• Hah, beat you to that edit. See my comment on the question. I like this way of explaining why not all non-halting TM's must loop... it builds intuition. Jul 13 '12 at 17:33
• @Patrick87- Sorry, I didn't notice the comment. I thought of the addendum on my commute and sat down to enter it as soon as I got back. Jul 13 '12 at 19:30
• No problem, man... I'm glad that you added it, since I think it's a good way of explaining it. I only added it as a comment, and not as an answer, since you beat me to that. :D Jul 13 '12 at 20:53
• Actually, in terms of the halting problem such that go back and change the tape ad infinitum seem to be the "real problem". Those void-walkers you can detect.
– Raphael
Jul 18 '12 at 10:06

A Turing machine which computes all of the decimal places of π (or any other non-terminating fraction, in any base) never halts, and can be made to write on each cell only a finite number of times. Of course, the fact that there is no transition to a halting state would be a dead giveaway, but it is at least a natural example.

A more interesting (but also ambiguous) case would be a Turing machine which iteratively computes the Collatz function on its input, $$f(n) = \begin{cases} 3n+1 , & \text{if n is odd}; \\ n/2, & \text{if n is even}, \end{cases}$$ terminating if and only if it obtains the integer 1. The famous Collatz conjecture is that for any input, this procedure eventually halts. But it is not known whether this is the case. It can fail in two different ways, in principle: either it can find a sequence of integers which loops around (corresponding to the existence of an integer n such that $f \circ f \circ \cdots f(n) = n$ for some number of compositions, where n ≠ 1); or it could be that there are chains of integers n, f(n), f(f(n)), ... which asymptotically diverge to infinity. If any sequences of the latter sort exist, this would imply that the Turing machine I've described above would be non-repeating, as the tape would be continually changed to larger and larger numbers.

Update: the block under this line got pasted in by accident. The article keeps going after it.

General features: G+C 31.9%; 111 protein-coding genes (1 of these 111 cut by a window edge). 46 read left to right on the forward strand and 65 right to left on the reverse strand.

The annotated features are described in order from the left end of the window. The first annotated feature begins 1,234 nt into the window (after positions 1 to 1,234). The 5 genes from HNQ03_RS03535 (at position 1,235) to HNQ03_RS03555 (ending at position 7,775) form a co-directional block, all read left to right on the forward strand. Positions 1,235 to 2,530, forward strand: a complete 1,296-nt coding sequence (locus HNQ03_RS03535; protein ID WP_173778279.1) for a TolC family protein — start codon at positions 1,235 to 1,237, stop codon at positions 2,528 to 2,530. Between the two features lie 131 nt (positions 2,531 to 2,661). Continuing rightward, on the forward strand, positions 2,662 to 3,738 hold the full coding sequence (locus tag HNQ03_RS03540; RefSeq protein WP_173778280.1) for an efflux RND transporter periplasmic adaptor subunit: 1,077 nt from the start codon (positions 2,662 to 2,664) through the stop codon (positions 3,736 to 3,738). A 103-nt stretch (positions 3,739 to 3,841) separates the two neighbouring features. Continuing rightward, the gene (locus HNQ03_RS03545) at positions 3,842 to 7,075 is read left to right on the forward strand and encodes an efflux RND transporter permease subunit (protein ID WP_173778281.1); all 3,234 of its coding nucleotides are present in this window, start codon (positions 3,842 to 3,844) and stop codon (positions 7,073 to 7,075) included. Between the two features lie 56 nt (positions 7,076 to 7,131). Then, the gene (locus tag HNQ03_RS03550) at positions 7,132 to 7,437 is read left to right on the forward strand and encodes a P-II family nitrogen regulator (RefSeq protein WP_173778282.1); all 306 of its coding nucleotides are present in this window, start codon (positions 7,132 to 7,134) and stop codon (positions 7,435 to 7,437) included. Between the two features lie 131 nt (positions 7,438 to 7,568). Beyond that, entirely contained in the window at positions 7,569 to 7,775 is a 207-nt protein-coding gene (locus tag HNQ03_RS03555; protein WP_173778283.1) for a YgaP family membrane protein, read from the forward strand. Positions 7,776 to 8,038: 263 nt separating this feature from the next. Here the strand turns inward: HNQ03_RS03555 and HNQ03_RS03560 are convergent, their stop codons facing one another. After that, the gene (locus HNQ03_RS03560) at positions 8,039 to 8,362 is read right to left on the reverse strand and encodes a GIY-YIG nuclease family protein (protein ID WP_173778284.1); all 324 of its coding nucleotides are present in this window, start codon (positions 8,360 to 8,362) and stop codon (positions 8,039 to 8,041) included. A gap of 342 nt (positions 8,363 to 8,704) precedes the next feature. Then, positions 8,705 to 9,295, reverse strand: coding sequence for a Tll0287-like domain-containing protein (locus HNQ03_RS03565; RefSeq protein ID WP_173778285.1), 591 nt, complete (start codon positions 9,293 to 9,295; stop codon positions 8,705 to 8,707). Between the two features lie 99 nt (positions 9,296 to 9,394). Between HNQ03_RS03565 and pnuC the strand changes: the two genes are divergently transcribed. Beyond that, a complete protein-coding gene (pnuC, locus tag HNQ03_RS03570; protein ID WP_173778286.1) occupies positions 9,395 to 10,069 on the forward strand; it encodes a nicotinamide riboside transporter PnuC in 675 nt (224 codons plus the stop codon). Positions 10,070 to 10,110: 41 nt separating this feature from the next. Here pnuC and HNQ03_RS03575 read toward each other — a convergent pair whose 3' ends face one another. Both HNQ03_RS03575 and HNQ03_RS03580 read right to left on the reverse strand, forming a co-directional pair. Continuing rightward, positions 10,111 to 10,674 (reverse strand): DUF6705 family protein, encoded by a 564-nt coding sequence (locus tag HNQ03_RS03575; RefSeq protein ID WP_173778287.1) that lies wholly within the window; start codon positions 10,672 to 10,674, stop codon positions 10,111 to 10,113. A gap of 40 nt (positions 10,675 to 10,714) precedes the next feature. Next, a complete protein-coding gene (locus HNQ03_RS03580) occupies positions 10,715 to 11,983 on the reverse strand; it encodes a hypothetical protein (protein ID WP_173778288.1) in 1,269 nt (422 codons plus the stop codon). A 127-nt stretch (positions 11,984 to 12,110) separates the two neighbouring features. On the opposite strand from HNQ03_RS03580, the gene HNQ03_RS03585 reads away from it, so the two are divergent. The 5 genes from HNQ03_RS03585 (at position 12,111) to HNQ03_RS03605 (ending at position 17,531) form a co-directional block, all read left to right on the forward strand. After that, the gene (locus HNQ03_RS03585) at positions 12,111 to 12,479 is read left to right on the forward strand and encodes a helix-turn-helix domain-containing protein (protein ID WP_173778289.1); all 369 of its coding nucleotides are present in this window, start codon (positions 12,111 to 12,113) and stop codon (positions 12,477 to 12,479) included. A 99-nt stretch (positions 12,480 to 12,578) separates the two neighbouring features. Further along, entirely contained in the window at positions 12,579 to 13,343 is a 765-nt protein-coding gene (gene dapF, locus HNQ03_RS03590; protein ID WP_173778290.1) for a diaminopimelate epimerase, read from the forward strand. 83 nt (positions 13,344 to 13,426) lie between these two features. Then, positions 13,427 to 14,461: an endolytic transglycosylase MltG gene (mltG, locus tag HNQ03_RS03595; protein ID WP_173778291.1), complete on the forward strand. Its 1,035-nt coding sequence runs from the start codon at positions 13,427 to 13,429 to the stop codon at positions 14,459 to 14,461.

• I like playing with the digits of pi. A TM could halt whenever the square of any digit of pi equals exactly 7. Jul 16 '12 at 21:18
• @Leonid: You could certainly consider a Turing machine which accepts some input, and halts on a condition determined by that input. You could even make the specification of the conditions under which it halts part of the input. And you could provide an input, as you describe, setting a constraint which is never satisfied. Jul 17 '12 at 17:15

Consider any non-halting Turing machine that never moves the read/write head to the left.

• Some of them still loop. </nitpicking>
– Raphael
Jul 18 '12 at 10:08

If this were true, then the halting problem would be decidable. You would just record each (tape, state) pair seen when executing the Turing machine, and the machine would either halt (in which case it obviously halts), or you see a pair that you've seen before, in which case the machine does not halt.

Since the halting problem is undecidable, this cannot be true. (See other examples for counter examples.)